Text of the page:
Misheard word led to 20 years’ wrongful imprisonment for Italian man

A 51-year-old has been released from prison after being cleared of a murder for which he served over 20 years in jail.

Misheard word led to 20 years' wrongful imprisonment for Italian man
Italy's Court of Cassation, which finally reopened Massaro's case two years ago. Photo: Tiziana Fabi/AFP

Angelo Massaro from Taranto in the Apulia region, was accused of killing a young man in 1995.

He was sentenced to 24 years in jail due to evidence from an intercepted phonecall and a tip-off from an informant.

A misinterpretation of a dialect word in the phonecall appears to be behind the wrongful conviction.

Massaro was recorded saying “tengo stu muert” on the phone to his wife a week after the murder, which roughly translates as “I've got this dead person”.

However, Massaro's lawyer, Salvatore Maggio, said he was using the word 'muert' in the dialectal sense of 'a dead weight', and was actually talking about a snowblower which was attached to his car.

Maggio was also able to prove that his client had an alibi for the time of the murder; he had been at the local health authority seeking advice about drug addiction.

The Catanzaro Court of Appeal has now ruled that Massaro did not commit the crime, and the 51-year-old has been released.

During his time behind bars, he achieved a high-school diploma and a diploma in surveying, and took a university law course which helped him put forward his own appeal.

He and his lawyer first asked for a retrial in 2011, but the request was refused by the local court. However, Italy's Supreme Court overturned this decision, reopening the case in 2015.

Maggio said that his client's “head was spinning” after his release.

“It's not easy after 21 years in a cell to see cars, bars, streets – the world has changed,” the lawyer told Italian media on Thursday. “He's really disorientated.”

But Massaro, who has spent time imprisoned in five different jails and was able to see his wife and two children only during supervised visits, says practising yoga enabled him to cope with his situation.

“Studying helped me a lot, but it was yoga, meditation and sport which stopped me going mad,” he told Il Corriere TV. “They allowed me to close a mistaken chapter of my life and to survive this persecution from the legal system which I would not wish on anyone.”

He added that “nothing will undo the suffering of these past 20 years”.

Astonishingly, this was the second time Massaro was falsely convicted of murder.

In 1991, he served the first year of a 21-year sentence for another killing, before being judged innocent and compensated by the Italian state.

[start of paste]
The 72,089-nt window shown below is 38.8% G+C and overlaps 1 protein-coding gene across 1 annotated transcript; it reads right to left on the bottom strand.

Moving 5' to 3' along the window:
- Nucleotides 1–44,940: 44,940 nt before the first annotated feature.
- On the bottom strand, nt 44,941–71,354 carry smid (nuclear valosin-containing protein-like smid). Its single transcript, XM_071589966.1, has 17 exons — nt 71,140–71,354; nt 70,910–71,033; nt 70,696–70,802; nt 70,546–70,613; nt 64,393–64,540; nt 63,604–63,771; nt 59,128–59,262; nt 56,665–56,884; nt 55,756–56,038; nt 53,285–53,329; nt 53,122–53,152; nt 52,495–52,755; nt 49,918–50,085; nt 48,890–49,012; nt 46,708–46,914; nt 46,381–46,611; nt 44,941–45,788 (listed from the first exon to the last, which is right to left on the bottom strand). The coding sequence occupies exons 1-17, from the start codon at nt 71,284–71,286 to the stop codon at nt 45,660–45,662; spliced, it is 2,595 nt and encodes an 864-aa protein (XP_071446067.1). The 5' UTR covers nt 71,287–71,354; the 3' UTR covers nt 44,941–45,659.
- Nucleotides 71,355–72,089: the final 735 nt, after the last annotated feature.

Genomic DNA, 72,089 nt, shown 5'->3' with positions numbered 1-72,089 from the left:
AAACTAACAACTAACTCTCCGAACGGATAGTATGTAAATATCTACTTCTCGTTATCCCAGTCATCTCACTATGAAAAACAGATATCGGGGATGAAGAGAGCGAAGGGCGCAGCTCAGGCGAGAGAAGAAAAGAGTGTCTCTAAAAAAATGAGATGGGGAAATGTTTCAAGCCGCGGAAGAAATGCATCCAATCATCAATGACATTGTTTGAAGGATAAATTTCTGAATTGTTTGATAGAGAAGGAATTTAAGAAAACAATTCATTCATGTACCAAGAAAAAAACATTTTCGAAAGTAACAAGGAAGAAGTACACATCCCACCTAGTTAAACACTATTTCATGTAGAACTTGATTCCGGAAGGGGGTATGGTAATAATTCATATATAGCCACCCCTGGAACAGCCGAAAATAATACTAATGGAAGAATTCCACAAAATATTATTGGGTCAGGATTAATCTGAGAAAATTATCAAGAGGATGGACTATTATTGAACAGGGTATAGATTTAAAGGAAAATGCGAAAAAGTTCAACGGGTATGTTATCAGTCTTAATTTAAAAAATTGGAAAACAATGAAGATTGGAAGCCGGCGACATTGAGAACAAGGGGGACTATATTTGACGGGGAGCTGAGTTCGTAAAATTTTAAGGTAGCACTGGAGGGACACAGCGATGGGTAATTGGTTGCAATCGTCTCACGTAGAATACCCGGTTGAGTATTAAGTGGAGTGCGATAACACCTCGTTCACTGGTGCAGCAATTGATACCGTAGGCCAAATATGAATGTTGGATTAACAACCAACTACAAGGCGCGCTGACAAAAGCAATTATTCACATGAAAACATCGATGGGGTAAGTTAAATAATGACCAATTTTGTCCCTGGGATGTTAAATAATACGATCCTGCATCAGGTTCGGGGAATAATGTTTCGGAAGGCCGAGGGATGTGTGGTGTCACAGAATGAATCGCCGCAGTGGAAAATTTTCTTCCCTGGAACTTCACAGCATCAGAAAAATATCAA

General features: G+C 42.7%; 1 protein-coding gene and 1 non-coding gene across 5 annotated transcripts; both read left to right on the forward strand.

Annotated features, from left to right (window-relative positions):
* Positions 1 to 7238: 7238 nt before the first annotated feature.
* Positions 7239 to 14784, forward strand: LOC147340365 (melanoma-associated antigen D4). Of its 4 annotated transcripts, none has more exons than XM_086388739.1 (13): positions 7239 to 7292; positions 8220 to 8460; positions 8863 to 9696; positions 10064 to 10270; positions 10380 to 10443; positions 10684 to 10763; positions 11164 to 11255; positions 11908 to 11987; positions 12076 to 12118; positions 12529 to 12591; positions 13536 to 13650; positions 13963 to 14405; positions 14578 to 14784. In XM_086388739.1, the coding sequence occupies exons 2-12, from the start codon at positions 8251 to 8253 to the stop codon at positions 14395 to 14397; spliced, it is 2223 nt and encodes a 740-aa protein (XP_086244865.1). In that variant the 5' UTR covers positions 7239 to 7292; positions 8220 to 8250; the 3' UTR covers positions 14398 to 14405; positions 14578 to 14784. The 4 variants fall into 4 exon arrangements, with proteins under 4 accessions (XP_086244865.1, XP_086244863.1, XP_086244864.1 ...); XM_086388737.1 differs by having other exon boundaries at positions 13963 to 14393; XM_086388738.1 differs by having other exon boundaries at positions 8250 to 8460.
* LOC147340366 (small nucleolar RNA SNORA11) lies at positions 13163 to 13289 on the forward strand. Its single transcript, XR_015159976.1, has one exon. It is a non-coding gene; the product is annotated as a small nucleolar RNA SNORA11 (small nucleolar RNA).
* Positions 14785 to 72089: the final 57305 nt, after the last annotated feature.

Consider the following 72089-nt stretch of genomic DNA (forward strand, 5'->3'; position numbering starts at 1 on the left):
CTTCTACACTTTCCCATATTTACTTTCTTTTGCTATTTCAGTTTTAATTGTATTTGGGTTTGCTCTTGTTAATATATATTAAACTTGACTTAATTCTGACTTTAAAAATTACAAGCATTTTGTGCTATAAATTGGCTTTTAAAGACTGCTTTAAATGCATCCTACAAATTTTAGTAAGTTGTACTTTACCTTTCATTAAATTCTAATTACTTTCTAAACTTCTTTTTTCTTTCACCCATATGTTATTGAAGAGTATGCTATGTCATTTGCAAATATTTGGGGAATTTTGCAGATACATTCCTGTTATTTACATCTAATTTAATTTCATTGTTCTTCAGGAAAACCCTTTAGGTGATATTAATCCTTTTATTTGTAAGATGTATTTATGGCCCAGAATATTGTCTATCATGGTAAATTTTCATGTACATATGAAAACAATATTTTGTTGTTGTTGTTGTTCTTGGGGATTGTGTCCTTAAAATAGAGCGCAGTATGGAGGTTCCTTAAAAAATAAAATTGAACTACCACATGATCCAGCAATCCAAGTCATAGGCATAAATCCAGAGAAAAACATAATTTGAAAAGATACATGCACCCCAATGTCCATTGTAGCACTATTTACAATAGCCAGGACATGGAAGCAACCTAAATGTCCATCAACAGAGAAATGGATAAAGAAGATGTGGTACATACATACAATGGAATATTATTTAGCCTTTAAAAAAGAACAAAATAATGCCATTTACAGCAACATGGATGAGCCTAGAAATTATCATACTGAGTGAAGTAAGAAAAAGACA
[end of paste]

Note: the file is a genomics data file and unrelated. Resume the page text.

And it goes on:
Italy remembers murdered anti-mafia judge Falcone

Italy commemorated the death of Italian judge Giovanni Falcone on Monday, thirty years after the brutal Capaci bombing.

Italy remembers murdered anti-mafia judge Falcone

The entire country paid tribute on Monday to anti-mafia judge Giovanni Falcone, killed by the Sicilian mafia 30 years ago in a car bomb murder that shocked the country.

Interior Minister Luciana Lamorgese laid a wreath at the memorial at the site of the blast at Capaci, near Palermo, that killed Falcone, his wife, and three members of his police escort on May 23rd 1992.

Another ceremony in Palermo was attended by Italian President Sergio Mattarella, whose brother Piersanti, then Sicily’s regional president, was also murdered by the mafia.

In a statement, Prime Minister Mario Draghi hailed the legacy of Falcone, saying that thanks to his “courage, professionalism and determination, Italy has become a freer and fairer country”.

He said Falcone and his colleagues – one of whom, Paolo Borsellino, was killed by Cosa Nostra two months later – “dealt decisive blows against the mafia”.

“Their heroism had rooted anti-mafia values in society, in new generations, in republican institutions,” he added, saying the “relentless fight against organised crime and […] the search for truth” must continue.

The mob used a skateboard to place a 500-kilogramme (1100-pound) charge of TNT and ammonium nitrate in a tunnel under the motorway which linked the airport to the centre of Palermo.

Falcone, driving a white Fiat Croma, was returning from Rome for the weekend. At a look-out point on the hill above, a mobster nicknamed “The Pig” pressed the remote control button as the judge’s three-car convoy passed.

The blast ripped through the asphalt, shredding bodies and metal, and flinging the lead car several hundred metres.

READ ALSO: How murdered judge Giovanni Falcone shaped Italy’s fight against the mafia

On July 19th, Borsellino was also killed in a car bomb attack, along with five members of his escort. Only his driver survived.

Falcone posed a real threat to Cosa Nostra, an organised crime group made famous by The Godfather trilogy, and which boasted access to the highest levels of Italian power.

He and Borsellino were later credited with revolutionising the understanding of the mafia, working closely with the first informants and compiling evidence for a groundbreaking ‘maxi-trial’ in which hundreds of mobsters were convicted in 1987.

“Thanks to Falcone and Borsellino, the Sicilian mafia became a notorious fact, not something that had to be proved to exist at every trial,” anti-mafia prosecutor Marzia Sabella told AFP.